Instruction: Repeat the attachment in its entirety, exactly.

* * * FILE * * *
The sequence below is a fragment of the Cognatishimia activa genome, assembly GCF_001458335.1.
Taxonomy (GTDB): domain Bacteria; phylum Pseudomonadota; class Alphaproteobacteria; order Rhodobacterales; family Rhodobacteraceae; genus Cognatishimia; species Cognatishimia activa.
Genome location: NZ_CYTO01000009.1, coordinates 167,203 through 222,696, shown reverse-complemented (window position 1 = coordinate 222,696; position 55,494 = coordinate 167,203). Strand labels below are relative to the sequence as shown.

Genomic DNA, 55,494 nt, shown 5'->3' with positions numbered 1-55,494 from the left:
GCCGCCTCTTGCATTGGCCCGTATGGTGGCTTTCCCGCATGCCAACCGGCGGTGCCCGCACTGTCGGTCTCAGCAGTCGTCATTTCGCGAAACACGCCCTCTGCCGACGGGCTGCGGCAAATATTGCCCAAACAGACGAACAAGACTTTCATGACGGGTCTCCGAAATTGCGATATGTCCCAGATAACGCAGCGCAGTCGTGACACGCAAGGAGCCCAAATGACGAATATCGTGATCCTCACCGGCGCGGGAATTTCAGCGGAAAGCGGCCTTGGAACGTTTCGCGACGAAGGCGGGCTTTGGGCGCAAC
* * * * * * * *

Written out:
The sequence below is a fragment of the Cognatishimia activa genome, assembly GCF_001458335.1.
Taxonomy (GTDB): domain Bacteria; phylum Pseudomonadota; class Alphaproteobacteria; order Rhodobacterales; family Rhodobacteraceae; genus Cognatishimia; species Cognatishimia activa.
Genome location: NZ_CYTO01000009.1, coordinates 167,203 through 222,696, shown reverse-complemented (window position 1 = coordinate 222,696; position 55,494 = coordinate 167,203). Strand labels below are relative to the sequence as shown.

Genomic DNA, 55,494 nt, shown 5'->3' with positions numbered 1-55,494 from the left:
GCCGCCTCTTGCATTGGCCCGTATGGTGGCTTTCCCGCATGCCAACCGGCGGTGCCCGCACTGTCGGTCTCAGCAGTCGTCATTTCGCGAAACACGCCCTCTGCCGACGGGCTGCGGCAAATATTGCCCAAACAGACGAACAAGACTTTCATGACGGGTCTCCGAAATTGCGATATGTCCCAGATAACGCAGCGCAGTCGTGACACGCAAGGAGCCCAAATGACGAATATCGTGATCCTCACCGGCGCGGGAATTTCAGCGGAAAGCGGCCTTGGAACGTTTCGCGACGAAGGCGGGCTTTGGGCGCAAC